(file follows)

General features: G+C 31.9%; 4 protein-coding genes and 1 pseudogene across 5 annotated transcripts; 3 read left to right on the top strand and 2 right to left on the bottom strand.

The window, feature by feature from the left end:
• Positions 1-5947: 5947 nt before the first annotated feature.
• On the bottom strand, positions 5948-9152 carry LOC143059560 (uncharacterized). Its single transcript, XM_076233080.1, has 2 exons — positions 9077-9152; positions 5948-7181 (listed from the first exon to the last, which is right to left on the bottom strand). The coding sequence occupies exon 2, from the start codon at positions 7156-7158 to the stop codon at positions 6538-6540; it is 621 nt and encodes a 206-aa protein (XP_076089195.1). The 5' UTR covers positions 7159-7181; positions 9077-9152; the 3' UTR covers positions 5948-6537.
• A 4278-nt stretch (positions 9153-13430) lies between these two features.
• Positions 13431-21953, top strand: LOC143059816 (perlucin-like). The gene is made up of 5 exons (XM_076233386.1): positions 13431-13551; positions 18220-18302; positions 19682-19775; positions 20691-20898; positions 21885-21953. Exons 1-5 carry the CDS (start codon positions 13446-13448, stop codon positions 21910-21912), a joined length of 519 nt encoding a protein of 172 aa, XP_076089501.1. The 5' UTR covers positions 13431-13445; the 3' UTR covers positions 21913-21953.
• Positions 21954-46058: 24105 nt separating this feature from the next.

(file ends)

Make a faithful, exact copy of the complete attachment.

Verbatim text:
General features: G+C 31.9%; 4 protein-coding genes and 1 pseudogene across 5 annotated transcripts; 3 read left to right on the top strand and 2 right to left on the bottom strand.

The window, feature by feature from the left end:
• Positions 1-5947: 5947 nt before the first annotated feature.
• On the bottom strand, positions 5948-9152 carry LOC143059560 (uncharacterized). Its single transcript, XM_076233080.1, has 2 exons — positions 9077-9152; positions 5948-7181 (listed from the first exon to the last, which is right to left on the bottom strand). The coding sequence occupies exon 2, from the start codon at positions 7156-7158 to the stop codon at positions 6538-6540; it is 621 nt and encodes a 206-aa protein (XP_076089195.1). The 5' UTR covers positions 7159-7181; positions 9077-9152; the 3' UTR covers positions 5948-6537.
• A 4278-nt stretch (positions 9153-13430) lies between these two features.
• Positions 13431-21953, top strand: LOC143059816 (perlucin-like). The gene is made up of 5 exons (XM_076233386.1): positions 13431-13551; positions 18220-18302; positions 19682-19775; positions 20691-20898; positions 21885-21953. Exons 1-5 carry the CDS (start codon positions 13446-13448, stop codon positions 21910-21912), a joined length of 519 nt encoding a protein of 172 aa, XP_076089501.1. The 5' UTR covers positions 13431-13445; the 3' UTR covers positions 21913-21953.
• Positions 21954-46058: 24105 nt separating this feature from the next.